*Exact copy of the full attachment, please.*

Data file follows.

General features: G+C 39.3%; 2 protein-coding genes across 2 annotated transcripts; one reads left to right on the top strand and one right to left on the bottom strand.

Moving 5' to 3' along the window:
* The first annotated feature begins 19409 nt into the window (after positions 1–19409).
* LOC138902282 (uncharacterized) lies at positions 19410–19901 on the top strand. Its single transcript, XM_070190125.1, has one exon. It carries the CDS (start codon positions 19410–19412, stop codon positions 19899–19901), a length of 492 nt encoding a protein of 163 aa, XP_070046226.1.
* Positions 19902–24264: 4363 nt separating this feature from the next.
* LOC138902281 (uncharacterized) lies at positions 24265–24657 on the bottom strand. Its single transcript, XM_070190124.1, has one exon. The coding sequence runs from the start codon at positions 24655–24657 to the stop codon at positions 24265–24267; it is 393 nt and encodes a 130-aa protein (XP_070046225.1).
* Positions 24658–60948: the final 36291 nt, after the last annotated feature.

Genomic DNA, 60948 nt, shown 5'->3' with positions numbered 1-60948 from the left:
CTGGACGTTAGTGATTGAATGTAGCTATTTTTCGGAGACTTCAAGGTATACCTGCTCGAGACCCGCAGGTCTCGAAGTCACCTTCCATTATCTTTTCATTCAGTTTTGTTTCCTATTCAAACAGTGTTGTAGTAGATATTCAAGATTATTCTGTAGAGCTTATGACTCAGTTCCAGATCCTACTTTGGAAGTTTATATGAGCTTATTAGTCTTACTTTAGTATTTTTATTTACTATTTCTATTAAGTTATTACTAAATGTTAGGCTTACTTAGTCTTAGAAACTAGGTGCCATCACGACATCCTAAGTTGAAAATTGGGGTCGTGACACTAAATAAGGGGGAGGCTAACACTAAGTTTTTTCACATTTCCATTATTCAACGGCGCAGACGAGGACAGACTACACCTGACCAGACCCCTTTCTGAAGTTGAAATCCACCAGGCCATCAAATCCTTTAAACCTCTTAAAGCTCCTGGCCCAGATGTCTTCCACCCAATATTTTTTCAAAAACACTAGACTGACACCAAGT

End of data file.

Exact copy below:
General features: G+C 39.3%; 2 protein-coding genes across 2 annotated transcripts; one reads left to right on the top strand and one right to left on the bottom strand.

Moving 5' to 3' along the window:
* The first annotated feature begins 19409 nt into the window (after positions 1–19409).
* LOC138902282 (uncharacterized) lies at positions 19410–19901 on the top strand. Its single transcript, XM_070190125.1, has one exon. It carries the CDS (start codon positions 19410–19412, stop codon positions 19899–19901), a length of 492 nt encoding a protein of 163 aa, XP_070046226.1.
* Positions 19902–24264: 4363 nt separating this feature from the next.
* LOC138902281 (uncharacterized) lies at positions 24265–24657 on the bottom strand. Its single transcript, XM_070190124.1, has one exon. The coding sequence runs from the start codon at positions 24655–24657 to the stop codon at positions 24265–24267; it is 393 nt and encodes a 130-aa protein (XP_070046225.1).
* Positions 24658–60948: the final 36291 nt, after the last annotated feature.

Genomic DNA, 60948 nt, shown 5'->3' with positions numbered 1-60948 from the left:
CTGGACGTTAGTGATTGAATGTAGCTATTTTTCGGAGACTTCAAGGTATACCTGCTCGAGACCCGCAGGTCTCGAAGTCACCTTCCATTATCTTTTCATTCAGTTTTGTTTCCTATTCAAACAGTGTTGTAGTAGATATTCAAGATTATTCTGTAGAGCTTATGACTCAGTTCCAGATCCTACTTTGGAAGTTTATATGAGCTTATTAGTCTTACTTTAGTATTTTTATTTACTATTTCTATTAAGTTATTACTAAATGTTAGGCTTACTTAGTCTTAGAAACTAGGTGCCATCACGACATCCTAAGTTGAAAATTGGGGTCGTGACACTAAATAAGGGGGAGGCTAACACTAAGTTTTTTCACATTTCCATTATTCAACGGCGCAGACGAGGACAGACTACACCTGACCAGACCCCTTTCTGAAGTTGAAATCCACCAGGCCATCAAATCCTTTAAACCTCTTAAAGCTCCTGGCCCAGATGTCTTCCACCCAATATTTTTTCAAAAACACTAGACTGACACCAAGT